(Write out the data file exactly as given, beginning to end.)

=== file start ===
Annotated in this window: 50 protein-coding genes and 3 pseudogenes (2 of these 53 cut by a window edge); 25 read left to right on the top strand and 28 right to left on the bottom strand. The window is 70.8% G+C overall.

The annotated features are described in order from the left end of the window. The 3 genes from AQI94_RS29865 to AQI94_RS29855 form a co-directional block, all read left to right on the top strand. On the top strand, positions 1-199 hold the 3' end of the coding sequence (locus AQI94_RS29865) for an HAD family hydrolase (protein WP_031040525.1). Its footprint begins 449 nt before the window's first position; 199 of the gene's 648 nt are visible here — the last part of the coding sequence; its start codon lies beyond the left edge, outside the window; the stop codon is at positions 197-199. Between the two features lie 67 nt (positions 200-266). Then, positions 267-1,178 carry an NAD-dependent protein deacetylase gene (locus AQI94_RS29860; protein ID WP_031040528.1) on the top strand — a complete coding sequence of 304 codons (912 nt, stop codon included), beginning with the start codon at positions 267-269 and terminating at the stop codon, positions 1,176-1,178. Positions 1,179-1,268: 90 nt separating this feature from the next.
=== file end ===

Annotated in this window: 50 protein-coding genes and 3 pseudogenes (2 of these 53 cut by a window edge); 25 read left to right on the top strand and 28 right to left on the bottom strand. The window is 70.8% G+C overall.

The annotated features are described in order from the left end of the window. The 3 genes from AQI94_RS29865 to AQI94_RS29855 form a co-directional block, all read left to right on the top strand. On the top strand, positions 1-199 hold the 3' end of the coding sequence (locus AQI94_RS29865) for an HAD family hydrolase (protein WP_031040525.1). Its footprint begins 449 nt before the window's first position; 199 of the gene's 648 nt are visible here — the last part of the coding sequence; its start codon lies beyond the left edge, outside the window; the stop codon is at positions 197-199. Between the two features lie 67 nt (positions 200-266). Then, positions 267-1,178 carry an NAD-dependent protein deacetylase gene (locus AQI94_RS29860; protein ID WP_031040528.1) on the top strand — a complete coding sequence of 304 codons (912 nt, stop codon included), beginning with the start codon at positions 267-269 and terminating at the stop codon, positions 1,176-1,178. Positions 1,179-1,268: 90 nt separating this feature from the next.